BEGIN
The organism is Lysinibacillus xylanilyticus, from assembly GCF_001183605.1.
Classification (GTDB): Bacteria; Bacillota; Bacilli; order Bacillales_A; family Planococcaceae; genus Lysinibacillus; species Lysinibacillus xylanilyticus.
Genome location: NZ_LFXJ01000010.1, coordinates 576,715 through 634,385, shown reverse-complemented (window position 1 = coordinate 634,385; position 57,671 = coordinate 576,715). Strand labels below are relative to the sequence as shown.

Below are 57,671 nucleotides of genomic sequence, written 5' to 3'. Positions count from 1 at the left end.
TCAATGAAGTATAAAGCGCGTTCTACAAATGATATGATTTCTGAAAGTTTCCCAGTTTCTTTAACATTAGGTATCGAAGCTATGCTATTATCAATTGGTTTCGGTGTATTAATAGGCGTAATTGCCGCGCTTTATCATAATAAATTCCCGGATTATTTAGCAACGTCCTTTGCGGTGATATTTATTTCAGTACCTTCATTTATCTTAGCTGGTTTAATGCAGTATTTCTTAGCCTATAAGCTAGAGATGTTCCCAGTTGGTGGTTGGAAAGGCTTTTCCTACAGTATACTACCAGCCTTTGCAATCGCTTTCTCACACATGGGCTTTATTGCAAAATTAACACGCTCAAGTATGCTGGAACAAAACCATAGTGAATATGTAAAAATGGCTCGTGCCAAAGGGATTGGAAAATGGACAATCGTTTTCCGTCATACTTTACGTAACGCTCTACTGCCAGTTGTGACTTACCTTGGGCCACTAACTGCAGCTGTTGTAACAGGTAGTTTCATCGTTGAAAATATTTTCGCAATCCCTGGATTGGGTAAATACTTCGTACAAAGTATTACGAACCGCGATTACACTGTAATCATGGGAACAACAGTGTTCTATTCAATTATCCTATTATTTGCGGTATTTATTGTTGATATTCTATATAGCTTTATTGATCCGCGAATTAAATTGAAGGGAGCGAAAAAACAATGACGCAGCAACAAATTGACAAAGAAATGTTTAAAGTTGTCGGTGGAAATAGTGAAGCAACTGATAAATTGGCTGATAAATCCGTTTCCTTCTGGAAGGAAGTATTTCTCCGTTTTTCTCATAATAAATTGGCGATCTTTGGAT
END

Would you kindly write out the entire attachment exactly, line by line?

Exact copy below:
The organism is Lysinibacillus xylanilyticus, from assembly GCF_001183605.1.
Classification (GTDB): Bacteria; Bacillota; Bacilli; order Bacillales_A; family Planococcaceae; genus Lysinibacillus; species Lysinibacillus xylanilyticus.
Genome location: NZ_LFXJ01000010.1, coordinates 576,715 through 634,385, shown reverse-complemented (window position 1 = coordinate 634,385; position 57,671 = coordinate 576,715). Strand labels below are relative to the sequence as shown.

Below are 57,671 nucleotides of genomic sequence, written 5' to 3'. Positions count from 1 at the left end.
TCAATGAAGTATAAAGCGCGTTCTACAAATGATATGATTTCTGAAAGTTTCCCAGTTTCTTTAACATTAGGTATCGAAGCTATGCTATTATCAATTGGTTTCGGTGTATTAATAGGCGTAATTGCCGCGCTTTATCATAATAAATTCCCGGATTATTTAGCAACGTCCTTTGCGGTGATATTTATTTCAGTACCTTCATTTATCTTAGCTGGTTTAATGCAGTATTTCTTAGCCTATAAGCTAGAGATGTTCCCAGTTGGTGGTTGGAAAGGCTTTTCCTACAGTATACTACCAGCCTTTGCAATCGCTTTCTCACACATGGGCTTTATTGCAAAATTAACACGCTCAAGTATGCTGGAACAAAACCATAGTGAATATGTAAAAATGGCTCGTGCCAAAGGGATTGGAAAATGGACAATCGTTTTCCGTCATACTTTACGTAACGCTCTACTGCCAGTTGTGACTTACCTTGGGCCACTAACTGCAGCTGTTGTAACAGGTAGTTTCATCGTTGAAAATATTTTCGCAATCCCTGGATTGGGTAAATACTTCGTACAAAGTATTACGAACCGCGATTACACTGTAATCATGGGAACAACAGTGTTCTATTCAATTATCCTATTATTTGCGGTATTTATTGTTGATATTCTATATAGCTTTATTGATCCGCGAATTAAATTGAAGGGAGCGAAAAAACAATGACGCAGCAACAAATTGACAAAGAAATGTTTAAAGTTGTCGGTGGAAATAGTGAAGCAACTGATAAATTGGCTGATAAATCCGTTTCCTTCTGGAAGGAAGTATTTCTCCGTTTTTCTCATAATAAATTGGCGATCTTTGGAT